Picking out the right outfit can be like planting a bulb of joy for yourself that blossoms as the day goes on. Read more in our latest field guide, The Home Office Handbook.

Not yet a member? For a limited time, become a Quartz member for 40% off. Use promo code QZFLASHSALE at checkout.

Become a Quartz member

Obsession interlude: Future of work

Forget about preparing yourself for the future of work—think about the children. As they grow up and enter the workforce, today’s kids will inevitably contend with the forces of automation, shifting job prospects, and the gig economy.

Fortunately, data editor Dan Kopf and art director Bárbara Abbês have you and your young ones covered. In A is for Automation, they try to prepare the children for the working world of the future. Here’s an excerpt:

D is for Data,
It’s everywhere now,
It can be hard to make sense of,
You’ll be in demand if you know how

Don’t worry, grown-ups: The rest of our Future of Work obsession is for you.

You asked about mask washing

Why do we see so many articles about the importance of careful handling and washing of masks? Okay, I get it, I breathe through it, so there is no incremental risk to me for handling my own mask. Seems no more dangerous than (say) my T-shirt. The focus seems misplaced. 

It’s not your hygiene we’re worried about (we’re sure you’re very clean), but what you’ve been exposed to out in the world. We know that cloth can harbor viruses for up to 12 hours. What we don’t know is if they’re still active for the entirety of that time. Considering that the purpose of masks is to stop the spread of SARS-CoV-2 and other pathogens, it’d be counterproductive to wear a mask with viruses and bacteria on it. So the guidance of washing a mask after every use comes from an abundance of caution in place of actual scientific research that provides answers.

We get that it seems like a lot, especially if you try to make your shirts last by not washing them after every use. But consider this: Unlike your T-shirt, your mask covers your nose and mouth, which are direct entryways from the outside world into your respiratory and gastrointestinal tracts. You want to keep those entryways as clean as possible.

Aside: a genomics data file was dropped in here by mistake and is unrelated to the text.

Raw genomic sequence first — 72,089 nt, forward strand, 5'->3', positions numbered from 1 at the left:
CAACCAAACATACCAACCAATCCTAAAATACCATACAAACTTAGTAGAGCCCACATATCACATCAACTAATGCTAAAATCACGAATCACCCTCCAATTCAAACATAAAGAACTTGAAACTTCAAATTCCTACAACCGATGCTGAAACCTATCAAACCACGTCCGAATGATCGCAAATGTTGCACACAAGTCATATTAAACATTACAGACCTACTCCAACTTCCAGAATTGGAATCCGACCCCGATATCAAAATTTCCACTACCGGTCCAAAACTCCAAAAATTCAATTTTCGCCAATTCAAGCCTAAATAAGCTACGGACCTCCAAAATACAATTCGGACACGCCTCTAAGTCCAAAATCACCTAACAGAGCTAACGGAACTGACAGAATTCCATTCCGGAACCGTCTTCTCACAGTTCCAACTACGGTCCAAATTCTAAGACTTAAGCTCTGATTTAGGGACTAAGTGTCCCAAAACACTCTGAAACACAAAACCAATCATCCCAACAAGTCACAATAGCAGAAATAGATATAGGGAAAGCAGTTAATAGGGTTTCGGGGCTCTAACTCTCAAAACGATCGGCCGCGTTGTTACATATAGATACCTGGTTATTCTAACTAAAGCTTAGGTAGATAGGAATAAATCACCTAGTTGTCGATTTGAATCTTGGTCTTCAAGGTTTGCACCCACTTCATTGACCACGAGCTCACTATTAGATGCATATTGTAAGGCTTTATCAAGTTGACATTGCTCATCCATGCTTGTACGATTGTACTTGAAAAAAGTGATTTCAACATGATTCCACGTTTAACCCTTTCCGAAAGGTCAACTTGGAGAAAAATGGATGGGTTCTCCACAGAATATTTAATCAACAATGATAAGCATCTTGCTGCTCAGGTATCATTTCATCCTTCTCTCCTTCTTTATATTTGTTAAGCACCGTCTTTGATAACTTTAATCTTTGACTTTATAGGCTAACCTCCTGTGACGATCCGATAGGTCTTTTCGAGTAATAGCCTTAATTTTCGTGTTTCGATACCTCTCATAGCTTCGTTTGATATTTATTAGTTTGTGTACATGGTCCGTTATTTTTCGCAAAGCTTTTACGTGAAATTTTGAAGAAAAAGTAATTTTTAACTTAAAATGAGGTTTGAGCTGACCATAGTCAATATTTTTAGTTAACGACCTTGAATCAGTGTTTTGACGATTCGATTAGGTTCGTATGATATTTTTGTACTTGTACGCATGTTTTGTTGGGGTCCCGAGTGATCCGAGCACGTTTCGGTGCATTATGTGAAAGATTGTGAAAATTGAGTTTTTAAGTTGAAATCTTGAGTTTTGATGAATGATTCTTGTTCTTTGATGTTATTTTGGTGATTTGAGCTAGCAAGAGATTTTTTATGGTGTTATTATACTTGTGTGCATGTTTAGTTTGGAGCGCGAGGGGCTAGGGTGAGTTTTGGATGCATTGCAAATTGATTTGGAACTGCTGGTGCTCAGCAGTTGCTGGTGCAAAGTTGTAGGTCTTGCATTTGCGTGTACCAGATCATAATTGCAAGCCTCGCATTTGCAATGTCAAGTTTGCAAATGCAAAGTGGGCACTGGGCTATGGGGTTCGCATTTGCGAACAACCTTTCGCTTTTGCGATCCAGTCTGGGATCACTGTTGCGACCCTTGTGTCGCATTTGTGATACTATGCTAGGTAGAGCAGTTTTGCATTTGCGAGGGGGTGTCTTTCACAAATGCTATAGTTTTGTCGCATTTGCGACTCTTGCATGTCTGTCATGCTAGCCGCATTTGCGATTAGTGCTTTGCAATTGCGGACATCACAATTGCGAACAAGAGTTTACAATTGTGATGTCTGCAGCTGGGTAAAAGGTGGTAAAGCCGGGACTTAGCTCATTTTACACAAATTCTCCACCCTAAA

📬 Want to keep up with Covid-19? There’s an email for that.

By providing your email, you agree to the Quartz Privacy Policy.

Imagery Interlude

Today marks the birthday of the late US astronaut John W. Young in 1930. At 42 years of service, Young holds the record as the longest-serving US astronaut, and the only one who flew on the Gemini, Apollo, and Space Shuttle missions. Here he is on the surface of the moon 1972, jumping off the ground and saluting the US flag.

Astronaut John Young leaps from the lunar surface.
Image copyright: NASA

Get yourself securely in Tim Fernholz’s orbit by catching up with Space Business.

📬 Discover the innovators behind growing investment in space.

By providing your email, you agree to the Quartz Privacy Policy.

Surprising discoveries

Dogs in Finland are being trained to detect coronavirus. Helsinki airport has been conducting trials this week, with the pups nearly reaching “100% sensitivity.”

Birds changed their tune in lockdown. Their songs sounded different under the restrictions, according to a scientific study.

A parrot landed on a soccer player’s head during practice. Cameras captured Bruna Benties’ shock as the colorful macaw said hello.

David Attenborough’s new habitat is Instagram. The British naturalist set a record for the fastest time to garner a million followers on the platform.

Now’s your chance to stock up on airplane bottles. Qantas is selling the fully loaded bar carts from its retired Boeing 747s.

Quartz is turning 8! Check out our latest stories, subscribe to our emails, or read up on the new global economy with our field guides.

Image copyright: Giphy